given much thought to. Peter's message is as follows:
"I agree with your appraisal of the Win32 API as well as that that of Diomidis
Spinellis in his "A Critique of the Windows Programming Interface" (see http://softlab.icsd.aegean.gr/~dspin/pubs/jrnl/1997-CSI-WinApi/html/win.html (first published in Computer Standards & Interfaces, 20:1-8, November 1998)." JH
Comment: This is worth reading. Spinellis makes many of the same points that I have, and
more, but he is much more forceful and considers more than just the system services.
"An additional criticism that I would like to add is the absence of any means of
reliably emulating Unix pseudoterminal (pty) functionality. The options for
programmatically controlling the I/O of a console application under Win32 are:
- anonymous pipes, and
- console screen buffer polling
"Unfortunately both methods are deficient. Some applications, namely those using
the "low-level" console API functions to perform screen I/O simply cannot be
redirected using unnamed pipes. Polling the screen console buffer, is expensive and
unreliable. There is no notification mechanism to allow a process to know when the buffer
has changed. This forces the use of a crude loop that performs a "snapshot/compare
snapshot to previous snapshot" process. This will necessarily result in missed screen
output; the polling thread will not always be running to catch the redirected process that
may be producing screen output profusely. Further, the console screen buffer is a matrix
rather than a queue, earlier screen data will be overwritten.
"I have yet to devise a system that somehow uses both methods (if this is at all
possible, I don't know).
"The console API tends to be important to those companies that have character based
(typically Unix) applications that they wish to migrate to NT/Win32.
"I have investigated some commercial remote shell and telnet services on NT to find
that they rely on the console screen buffer polling method to emulate ptys. If you have a
telnet client with a back paging capability, you will find that on a long listing; e.g.,
the output of an 'ls' that extends beyond one screen, the client will only have received
the last screen of the listing."
Peter goes on to say, "The emulation of psuedo-terminal like I/O functionality is
a recurring theme on comp.os.ms-windows.programmer.win32
and microsoft.public.win32.programmer.kernel in one form or another: redirecting stdin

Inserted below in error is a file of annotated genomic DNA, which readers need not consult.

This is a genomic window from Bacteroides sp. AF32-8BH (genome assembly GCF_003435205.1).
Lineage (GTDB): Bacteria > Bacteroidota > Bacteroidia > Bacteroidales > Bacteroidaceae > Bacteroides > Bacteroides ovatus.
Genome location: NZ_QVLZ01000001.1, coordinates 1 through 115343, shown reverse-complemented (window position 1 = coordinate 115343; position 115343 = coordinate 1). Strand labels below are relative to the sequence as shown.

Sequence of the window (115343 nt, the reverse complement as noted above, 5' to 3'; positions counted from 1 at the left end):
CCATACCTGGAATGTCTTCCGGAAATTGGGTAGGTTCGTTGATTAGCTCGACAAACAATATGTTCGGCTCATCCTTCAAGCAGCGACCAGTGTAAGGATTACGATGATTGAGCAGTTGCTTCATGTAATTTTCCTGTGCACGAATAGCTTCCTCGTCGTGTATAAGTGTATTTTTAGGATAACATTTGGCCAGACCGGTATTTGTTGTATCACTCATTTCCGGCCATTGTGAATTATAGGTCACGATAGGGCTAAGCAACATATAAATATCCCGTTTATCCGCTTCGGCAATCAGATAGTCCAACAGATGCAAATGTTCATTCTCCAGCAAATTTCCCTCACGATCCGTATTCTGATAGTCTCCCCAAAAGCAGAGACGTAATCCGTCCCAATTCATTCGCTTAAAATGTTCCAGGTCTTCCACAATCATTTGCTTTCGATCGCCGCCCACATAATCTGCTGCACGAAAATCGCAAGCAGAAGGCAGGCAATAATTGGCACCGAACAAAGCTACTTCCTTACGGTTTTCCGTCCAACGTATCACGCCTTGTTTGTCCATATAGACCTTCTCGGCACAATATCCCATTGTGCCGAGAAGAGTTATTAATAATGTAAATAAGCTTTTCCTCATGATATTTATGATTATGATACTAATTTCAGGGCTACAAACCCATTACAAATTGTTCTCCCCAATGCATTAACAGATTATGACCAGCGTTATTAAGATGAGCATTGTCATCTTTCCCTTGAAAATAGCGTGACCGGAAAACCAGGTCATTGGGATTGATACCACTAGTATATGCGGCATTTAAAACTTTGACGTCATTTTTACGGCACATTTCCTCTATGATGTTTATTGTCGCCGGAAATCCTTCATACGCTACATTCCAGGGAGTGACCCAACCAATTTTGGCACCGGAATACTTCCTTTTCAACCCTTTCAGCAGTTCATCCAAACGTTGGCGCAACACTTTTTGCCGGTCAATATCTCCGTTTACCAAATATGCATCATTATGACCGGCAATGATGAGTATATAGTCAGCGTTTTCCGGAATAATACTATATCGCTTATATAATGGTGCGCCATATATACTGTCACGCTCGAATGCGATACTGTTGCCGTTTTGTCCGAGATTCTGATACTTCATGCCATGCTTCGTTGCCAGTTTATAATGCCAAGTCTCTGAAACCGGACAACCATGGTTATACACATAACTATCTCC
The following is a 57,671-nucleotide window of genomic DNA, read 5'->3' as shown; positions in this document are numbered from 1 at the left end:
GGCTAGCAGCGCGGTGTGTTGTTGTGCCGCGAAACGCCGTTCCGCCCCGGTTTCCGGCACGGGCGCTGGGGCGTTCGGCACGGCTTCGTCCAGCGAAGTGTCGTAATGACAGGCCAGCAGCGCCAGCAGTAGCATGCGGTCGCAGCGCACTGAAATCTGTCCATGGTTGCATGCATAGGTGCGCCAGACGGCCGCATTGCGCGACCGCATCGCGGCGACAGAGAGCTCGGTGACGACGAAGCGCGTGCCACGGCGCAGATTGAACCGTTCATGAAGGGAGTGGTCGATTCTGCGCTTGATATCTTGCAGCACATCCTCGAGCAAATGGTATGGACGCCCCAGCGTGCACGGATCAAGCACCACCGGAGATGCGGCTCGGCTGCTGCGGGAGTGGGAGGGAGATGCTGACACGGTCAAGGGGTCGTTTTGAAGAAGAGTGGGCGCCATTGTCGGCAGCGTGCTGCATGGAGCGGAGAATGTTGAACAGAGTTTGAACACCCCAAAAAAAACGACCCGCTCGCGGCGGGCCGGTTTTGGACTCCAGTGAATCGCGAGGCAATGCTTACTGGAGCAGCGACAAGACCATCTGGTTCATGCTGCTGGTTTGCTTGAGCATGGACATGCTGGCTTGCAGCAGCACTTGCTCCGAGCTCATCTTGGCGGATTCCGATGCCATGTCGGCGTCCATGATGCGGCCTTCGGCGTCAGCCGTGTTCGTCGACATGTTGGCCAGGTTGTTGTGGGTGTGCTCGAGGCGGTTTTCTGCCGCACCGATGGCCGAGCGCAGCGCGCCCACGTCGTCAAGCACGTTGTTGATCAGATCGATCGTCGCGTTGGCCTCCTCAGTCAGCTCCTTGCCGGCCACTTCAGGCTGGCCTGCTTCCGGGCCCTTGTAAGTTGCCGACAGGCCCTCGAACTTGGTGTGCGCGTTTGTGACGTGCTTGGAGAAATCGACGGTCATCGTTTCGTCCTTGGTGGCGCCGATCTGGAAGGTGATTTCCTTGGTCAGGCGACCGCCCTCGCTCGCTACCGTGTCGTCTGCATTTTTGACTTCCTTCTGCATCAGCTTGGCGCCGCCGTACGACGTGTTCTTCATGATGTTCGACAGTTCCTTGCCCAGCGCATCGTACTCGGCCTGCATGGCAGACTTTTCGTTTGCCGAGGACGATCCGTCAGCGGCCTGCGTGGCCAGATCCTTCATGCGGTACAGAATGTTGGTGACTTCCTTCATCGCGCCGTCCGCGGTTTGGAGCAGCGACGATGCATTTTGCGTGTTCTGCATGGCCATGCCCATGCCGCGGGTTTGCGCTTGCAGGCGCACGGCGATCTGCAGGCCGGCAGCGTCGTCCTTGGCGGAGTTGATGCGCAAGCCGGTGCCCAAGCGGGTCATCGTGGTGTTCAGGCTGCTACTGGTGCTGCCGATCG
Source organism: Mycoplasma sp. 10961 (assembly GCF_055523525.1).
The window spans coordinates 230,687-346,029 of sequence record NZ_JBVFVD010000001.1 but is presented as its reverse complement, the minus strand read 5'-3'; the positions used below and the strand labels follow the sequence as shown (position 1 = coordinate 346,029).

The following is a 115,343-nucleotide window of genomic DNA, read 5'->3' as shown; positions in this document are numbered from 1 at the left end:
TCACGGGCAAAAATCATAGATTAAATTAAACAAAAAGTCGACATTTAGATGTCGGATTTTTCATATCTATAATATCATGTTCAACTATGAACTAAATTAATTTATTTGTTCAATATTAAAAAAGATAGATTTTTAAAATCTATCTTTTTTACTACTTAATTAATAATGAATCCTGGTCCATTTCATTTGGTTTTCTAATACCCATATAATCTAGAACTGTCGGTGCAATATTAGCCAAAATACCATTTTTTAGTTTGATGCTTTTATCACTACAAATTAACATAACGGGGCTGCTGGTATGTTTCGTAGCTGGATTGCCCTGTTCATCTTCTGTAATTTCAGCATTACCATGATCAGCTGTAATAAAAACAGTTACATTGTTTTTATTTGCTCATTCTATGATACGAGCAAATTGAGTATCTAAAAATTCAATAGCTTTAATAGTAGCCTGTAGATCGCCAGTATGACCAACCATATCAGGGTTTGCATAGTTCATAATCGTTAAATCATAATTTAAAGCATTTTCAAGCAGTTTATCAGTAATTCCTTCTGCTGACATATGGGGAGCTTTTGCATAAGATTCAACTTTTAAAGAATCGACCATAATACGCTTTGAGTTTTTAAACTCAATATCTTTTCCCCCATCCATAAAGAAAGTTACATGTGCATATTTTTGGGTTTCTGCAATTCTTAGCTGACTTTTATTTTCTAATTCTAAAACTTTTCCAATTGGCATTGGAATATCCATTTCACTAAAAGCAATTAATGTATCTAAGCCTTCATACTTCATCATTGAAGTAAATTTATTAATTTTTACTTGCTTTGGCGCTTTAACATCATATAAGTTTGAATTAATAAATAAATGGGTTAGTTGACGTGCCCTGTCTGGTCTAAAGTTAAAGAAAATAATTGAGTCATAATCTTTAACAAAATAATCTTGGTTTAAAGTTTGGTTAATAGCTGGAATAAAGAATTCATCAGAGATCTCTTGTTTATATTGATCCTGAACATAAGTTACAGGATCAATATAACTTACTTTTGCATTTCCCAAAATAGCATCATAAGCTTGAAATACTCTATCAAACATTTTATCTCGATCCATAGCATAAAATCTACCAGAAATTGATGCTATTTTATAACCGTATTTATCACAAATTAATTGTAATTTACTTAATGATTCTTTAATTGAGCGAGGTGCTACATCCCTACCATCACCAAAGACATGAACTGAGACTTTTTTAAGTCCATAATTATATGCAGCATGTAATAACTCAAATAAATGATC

and stderr/stdout, capturing screen output, controlling another process etc. The answers
vary in quality but the thread named "Capture DOS Screen Tex
(first published in Computer Standards & Interfaces, 20:1-8, November 1998)." JH
Comment: This is worth reading. Spinellis makes many of the same points that I
have, and more, but he is much more forceful and considers more than just the
system services. 2010: Sadly, this link is no
"An additional criticism that I would like to add is the absence of any means of
reliably emulating Unix pseudoterminal (pty) functionality. The options for
programmatically controlling the I/O of a console application under Win32 are: output or control the input of a textual application.
"On Windows NT, the case of DOS applications is actually a subset of the more general
case of "console mode" applications, because DOS applications run as coroutines
within a Win32 process (NTVDM) that translates their I/O to Win32 equivalents.
"There are two classes of console mode applications. The important difference
between the two is whether they read from and write to their standard input and standard
output in "glass TTY" fashion using ReadFile() and WriteFile() (what Win32 terms "high-level console
I/O"), or whether they use "random access" APIs such as WriteConsoleOutput() (what Win32 terms "low-level console
I/O"). Translating this to DOS terms: DOS programs that use INT 21h to read
from and write to their standard input and standard output are in the former class; and
DOS programs that use INT 10h or that write directly to video memory are in the latter
"To capture the output and control the input of programs that use "low-level
console I/O", one sits in a loop whilst the child process is executing, continuously
monitoring the contents of the console screen buffer using ReadConsoleOutput() and sending any keystrokes using WriteConsoleInput().
"There are several problems with this design. One minor problem is that it
doesn't cope at all well with Win32 programs that take full advantage of the features of
the Win32 low-level console paradigm and use
alternate console screen buffers for their output. A more major problem is that
because it uses polling (Win32 not providing any handy event mechanism to latch on to so
that the monitor could know when the buffer has been modified) it is always going to be
both unreliable and expensive. It is unreliable in that depending from the relative
scheduling priorities of the various processes, something which is going to vary
dynamically with system load, it may well be the case that the child program may be able
to generate reams of output that the monitoring process will simply miss because its
console monitoring thread won't be scheduled to run often enough. It is expensive in
that if the child process happens not to generate any output for a while, the monitoring
process is going to consume CPU time needlessly.
"To capture the output and control the input of programs that use "high-level
console I/O", one redirects their standard input and standard output through pipes,